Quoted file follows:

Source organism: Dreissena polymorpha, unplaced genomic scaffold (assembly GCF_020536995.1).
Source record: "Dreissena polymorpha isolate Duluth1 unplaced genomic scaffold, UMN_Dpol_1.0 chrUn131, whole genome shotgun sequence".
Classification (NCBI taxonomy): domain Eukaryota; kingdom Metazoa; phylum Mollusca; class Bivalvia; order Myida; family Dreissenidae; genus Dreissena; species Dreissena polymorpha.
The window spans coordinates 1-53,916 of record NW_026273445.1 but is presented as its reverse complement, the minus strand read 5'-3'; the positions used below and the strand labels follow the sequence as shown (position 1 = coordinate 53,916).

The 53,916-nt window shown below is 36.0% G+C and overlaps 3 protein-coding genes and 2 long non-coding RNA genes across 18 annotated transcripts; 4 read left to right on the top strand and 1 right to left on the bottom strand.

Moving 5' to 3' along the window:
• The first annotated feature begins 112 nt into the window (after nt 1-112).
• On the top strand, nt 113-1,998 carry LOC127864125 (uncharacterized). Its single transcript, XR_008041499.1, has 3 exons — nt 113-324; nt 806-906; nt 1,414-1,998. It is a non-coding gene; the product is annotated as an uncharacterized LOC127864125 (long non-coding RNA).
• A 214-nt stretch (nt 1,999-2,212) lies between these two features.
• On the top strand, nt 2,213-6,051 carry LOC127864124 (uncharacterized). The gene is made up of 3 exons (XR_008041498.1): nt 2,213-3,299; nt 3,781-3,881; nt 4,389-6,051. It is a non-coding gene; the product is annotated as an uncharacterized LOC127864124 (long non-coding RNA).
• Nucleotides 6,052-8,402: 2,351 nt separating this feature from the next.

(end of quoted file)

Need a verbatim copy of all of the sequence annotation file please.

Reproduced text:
Source organism: Dreissena polymorpha, unplaced genomic scaffold (assembly GCF_020536995.1).
Source record: "Dreissena polymorpha isolate Duluth1 unplaced genomic scaffold, UMN_Dpol_1.0 chrUn131, whole genome shotgun sequence".
Classification (NCBI taxonomy): domain Eukaryota; kingdom Metazoa; phylum Mollusca; class Bivalvia; order Myida; family Dreissenidae; genus Dreissena; species Dreissena polymorpha.
The window spans coordinates 1-53,916 of record NW_026273445.1 but is presented as its reverse complement, the minus strand read 5'-3'; the positions used below and the strand labels follow the sequence as shown (position 1 = coordinate 53,916).

The 53,916-nt window shown below is 36.0% G+C and overlaps 3 protein-coding genes and 2 long non-coding RNA genes across 18 annotated transcripts; 4 read left to right on the top strand and 1 right to left on the bottom strand.

Moving 5' to 3' along the window:
• The first annotated feature begins 112 nt into the window (after nt 1-112).
• On the top strand, nt 113-1,998 carry LOC127864125 (uncharacterized). Its single transcript, XR_008041499.1, has 3 exons — nt 113-324; nt 806-906; nt 1,414-1,998. It is a non-coding gene; the product is annotated as an uncharacterized LOC127864125 (long non-coding RNA).
• A 214-nt stretch (nt 1,999-2,212) lies between these two features.
• On the top strand, nt 2,213-6,051 carry LOC127864124 (uncharacterized). The gene is made up of 3 exons (XR_008041498.1): nt 2,213-3,299; nt 3,781-3,881; nt 4,389-6,051. It is a non-coding gene; the product is annotated as an uncharacterized LOC127864124 (long non-coding RNA).
• Nucleotides 6,052-8,402: 2,351 nt separating this feature from the next.